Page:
> alone accordingly.  If the process of naming organsisms, per se, is 
> not seen as a hypothetico-deductionist practice we have nothing to 
> fear; it cannot be tested since there is no scientific method without 
> a hypothesis. Thus, organisms may bear whatever name is determined to 
> be the most preferable to the "experts".  However, if we allow 
> taxonomic practices to take on their full potential and reflect 
> hypothesized relationships, they become subject to hypothesis testing 
> and should change as will our understanding of those relationships as 
> new techniques and tools arise.

Agreed!  Which is why it would be utterly foolish to ground our primary
mechanism for communicating these hypotheses about evolutionary
relationships on the Linnaean system of nomenclature.  For crying out loud,
we can sequence Craig Venter's entire genome, but we can't come up with a
palatable system of nomenclature for naming clades that is better than a
system designed 250 years ago by a creationist?  The phylocode guys had the
right basic idea -- but I guess they either implemented it inappropriately,
or pissed too many people off (or both).


> Are you really arguing that "traditional" taxonomic practices keep a 
> broader perspective on evolutionary relationships,

More than keep a broader perspective -- it is unambiguously the single most
important factor that every taxonomist worth his/her salt uses as the
guiding principle behind creating Linnaean nomenclature.  This is certainly
true for me, XXXX, and every other "traditional" taxonomist I know.  This is
why we are all in full agreement in the VAST majority of cases.  The only
time we come to different conclusions is when we encounter a case where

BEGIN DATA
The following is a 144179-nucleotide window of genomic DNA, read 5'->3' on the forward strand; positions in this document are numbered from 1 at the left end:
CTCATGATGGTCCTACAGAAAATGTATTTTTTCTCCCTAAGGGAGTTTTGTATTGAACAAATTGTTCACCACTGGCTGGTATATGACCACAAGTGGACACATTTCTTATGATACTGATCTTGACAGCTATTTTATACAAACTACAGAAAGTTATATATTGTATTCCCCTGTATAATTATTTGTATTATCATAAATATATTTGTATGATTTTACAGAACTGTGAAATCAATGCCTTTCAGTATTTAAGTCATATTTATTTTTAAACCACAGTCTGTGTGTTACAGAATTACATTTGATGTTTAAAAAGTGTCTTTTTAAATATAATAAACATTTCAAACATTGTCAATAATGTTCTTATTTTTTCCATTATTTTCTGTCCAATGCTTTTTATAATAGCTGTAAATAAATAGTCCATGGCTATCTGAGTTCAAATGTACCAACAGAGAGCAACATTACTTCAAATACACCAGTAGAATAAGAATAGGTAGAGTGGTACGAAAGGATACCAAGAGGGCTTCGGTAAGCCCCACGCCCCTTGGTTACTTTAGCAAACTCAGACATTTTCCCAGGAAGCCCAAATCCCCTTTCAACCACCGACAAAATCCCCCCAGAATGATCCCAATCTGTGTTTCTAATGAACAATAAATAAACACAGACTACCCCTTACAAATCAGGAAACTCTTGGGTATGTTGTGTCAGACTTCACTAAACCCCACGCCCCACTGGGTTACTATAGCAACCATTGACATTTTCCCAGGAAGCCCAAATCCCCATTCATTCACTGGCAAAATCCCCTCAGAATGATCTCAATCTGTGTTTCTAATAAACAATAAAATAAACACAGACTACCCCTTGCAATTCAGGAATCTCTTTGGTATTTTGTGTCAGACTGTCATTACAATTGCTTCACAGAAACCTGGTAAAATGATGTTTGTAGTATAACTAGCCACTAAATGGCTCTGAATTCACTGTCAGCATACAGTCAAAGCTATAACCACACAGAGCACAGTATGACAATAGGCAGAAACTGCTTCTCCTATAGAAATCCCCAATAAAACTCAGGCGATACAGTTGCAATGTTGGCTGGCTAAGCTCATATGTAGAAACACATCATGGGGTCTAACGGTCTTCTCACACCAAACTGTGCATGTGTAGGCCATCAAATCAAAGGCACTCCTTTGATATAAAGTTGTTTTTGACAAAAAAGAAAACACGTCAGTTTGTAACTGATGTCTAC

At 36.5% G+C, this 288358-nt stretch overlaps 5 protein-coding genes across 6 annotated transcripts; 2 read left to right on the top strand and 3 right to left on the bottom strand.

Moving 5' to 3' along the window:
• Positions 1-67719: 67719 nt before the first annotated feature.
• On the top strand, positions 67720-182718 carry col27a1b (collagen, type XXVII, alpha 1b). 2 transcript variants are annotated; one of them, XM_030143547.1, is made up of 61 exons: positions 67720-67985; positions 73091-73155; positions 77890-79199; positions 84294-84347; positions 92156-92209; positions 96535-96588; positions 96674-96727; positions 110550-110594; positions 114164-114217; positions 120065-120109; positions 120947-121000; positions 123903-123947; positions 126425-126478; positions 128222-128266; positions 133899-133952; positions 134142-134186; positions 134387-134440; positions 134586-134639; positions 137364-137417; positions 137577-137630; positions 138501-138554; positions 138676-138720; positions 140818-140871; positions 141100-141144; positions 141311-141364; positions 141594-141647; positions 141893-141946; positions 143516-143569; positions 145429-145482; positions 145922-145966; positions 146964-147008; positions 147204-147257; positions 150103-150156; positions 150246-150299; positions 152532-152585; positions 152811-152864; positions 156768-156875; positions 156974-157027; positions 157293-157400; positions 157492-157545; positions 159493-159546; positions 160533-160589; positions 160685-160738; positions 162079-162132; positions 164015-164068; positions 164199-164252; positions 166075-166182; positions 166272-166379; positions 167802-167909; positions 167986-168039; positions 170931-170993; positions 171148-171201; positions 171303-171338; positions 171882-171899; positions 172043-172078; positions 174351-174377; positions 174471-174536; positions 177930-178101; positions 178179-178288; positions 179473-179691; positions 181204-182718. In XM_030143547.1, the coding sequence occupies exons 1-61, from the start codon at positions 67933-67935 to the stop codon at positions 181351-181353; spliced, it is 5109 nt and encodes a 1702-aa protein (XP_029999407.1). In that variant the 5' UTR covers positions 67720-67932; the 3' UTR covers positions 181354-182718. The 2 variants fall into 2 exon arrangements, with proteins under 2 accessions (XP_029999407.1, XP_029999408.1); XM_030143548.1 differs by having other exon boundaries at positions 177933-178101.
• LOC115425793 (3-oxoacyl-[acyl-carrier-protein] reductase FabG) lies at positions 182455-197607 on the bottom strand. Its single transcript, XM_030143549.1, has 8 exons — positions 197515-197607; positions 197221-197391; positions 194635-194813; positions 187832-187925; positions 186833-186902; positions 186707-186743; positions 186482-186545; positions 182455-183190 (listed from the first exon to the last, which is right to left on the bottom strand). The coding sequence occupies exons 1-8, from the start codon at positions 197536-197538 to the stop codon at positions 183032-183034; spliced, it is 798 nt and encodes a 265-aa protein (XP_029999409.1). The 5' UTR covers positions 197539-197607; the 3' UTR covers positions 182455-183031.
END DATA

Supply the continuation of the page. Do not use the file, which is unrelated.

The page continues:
certain groups (birds, Gomphosus, Paranthias, etc.)  fall into some sort of
ecological/physiological/morphological pathway that leads them way out into
left field in such a way that, even though we acknowledge it is a cohesive
and apomorphically anomolous subclade within a broader, plesiomorphically
homogenous clade, there is justifcation for recognizing its
cohesive/anomolaus state of being through judicious application of ranked
Linnaean nomenclature.  Why? Because this is how it has been done since the
creationist Carl Linnaeus invented the system 250 years ago.

Your agrument should not be against people who use Linnaean nomenclature in
a historically consistent way. Rather, your argument should be (as mine is)
that Linnaean Nomenclature is a piss-poor mechanism for communicating
evolutionary patterns in nature.  It should never have been co-opted for
that exclusive purpose in the first place.  It certainly is convenient that
"traditional" applications of Linnaean nomenclature are most often congruent
with modern phylogenetic analyses, and that exceptions are relatively
uncommon.  And, it's certainly fair to say that nomenclature should be
changed to reflect modern interpretations of evolutionary history, when
doing so carries more overall communicative benefit (or even if it only
exacts a relatively small cost to human communication).  But it is not
correct to say that ranked Linnaean nomenclature must, in all cases,
strictly reflect (inferred) hierarchical patterns of monophyly, to the